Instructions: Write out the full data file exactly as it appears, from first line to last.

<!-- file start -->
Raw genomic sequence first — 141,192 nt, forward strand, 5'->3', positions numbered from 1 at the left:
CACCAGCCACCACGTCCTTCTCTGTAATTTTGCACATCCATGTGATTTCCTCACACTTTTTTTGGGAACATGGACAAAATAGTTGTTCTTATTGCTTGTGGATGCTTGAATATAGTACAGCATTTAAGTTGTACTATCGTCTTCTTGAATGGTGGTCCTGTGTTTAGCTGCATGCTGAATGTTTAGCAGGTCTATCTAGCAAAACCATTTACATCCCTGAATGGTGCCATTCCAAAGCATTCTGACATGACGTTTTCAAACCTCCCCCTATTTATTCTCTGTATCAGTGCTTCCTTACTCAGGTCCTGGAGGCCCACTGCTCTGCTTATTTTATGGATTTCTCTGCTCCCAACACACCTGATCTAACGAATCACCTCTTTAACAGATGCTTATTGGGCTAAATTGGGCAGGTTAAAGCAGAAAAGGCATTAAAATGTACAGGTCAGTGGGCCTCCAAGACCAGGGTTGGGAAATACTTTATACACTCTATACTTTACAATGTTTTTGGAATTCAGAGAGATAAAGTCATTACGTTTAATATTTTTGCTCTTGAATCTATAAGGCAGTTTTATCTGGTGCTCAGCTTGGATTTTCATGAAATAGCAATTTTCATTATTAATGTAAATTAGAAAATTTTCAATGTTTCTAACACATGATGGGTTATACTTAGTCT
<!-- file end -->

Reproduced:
Raw genomic sequence first — 141,192 nt, forward strand, 5'->3', positions numbered from 1 at the left:
CACCAGCCACCACGTCCTTCTCTGTAATTTTGCACATCCATGTGATTTCCTCACACTTTTTTTGGGAACATGGACAAAATAGTTGTTCTTATTGCTTGTGGATGCTTGAATATAGTACAGCATTTAAGTTGTACTATCGTCTTCTTGAATGGTGGTCCTGTGTTTAGCTGCATGCTGAATGTTTAGCAGGTCTATCTAGCAAAACCATTTACATCCCTGAATGGTGCCATTCCAAAGCATTCTGACATGACGTTTTCAAACCTCCCCCTATTTATTCTCTGTATCAGTGCTTCCTTACTCAGGTCCTGGAGGCCCACTGCTCTGCTTATTTTATGGATTTCTCTGCTCCCAACACACCTGATCTAACGAATCACCTCTTTAACAGATGCTTATTGGGCTAAATTGGGCAGGTTAAAGCAGAAAAGGCATTAAAATGTACAGGTCAGTGGGCCTCCAAGACCAGGGTTGGGAAATACTTTATACACTCTATACTTTACAATGTTTTTGGAATTCAGAGAGATAAAGTCATTACGTTTAATATTTTTGCTCTTGAATCTATAAGGCAGTTTTATCTGGTGCTCAGCTTGGATTTTCATGAAATAGCAATTTTCATTATTAATGTAAATTAGAAAATTTTCAATGTTTCTAACACATGATGGGTTATACTTAGTCT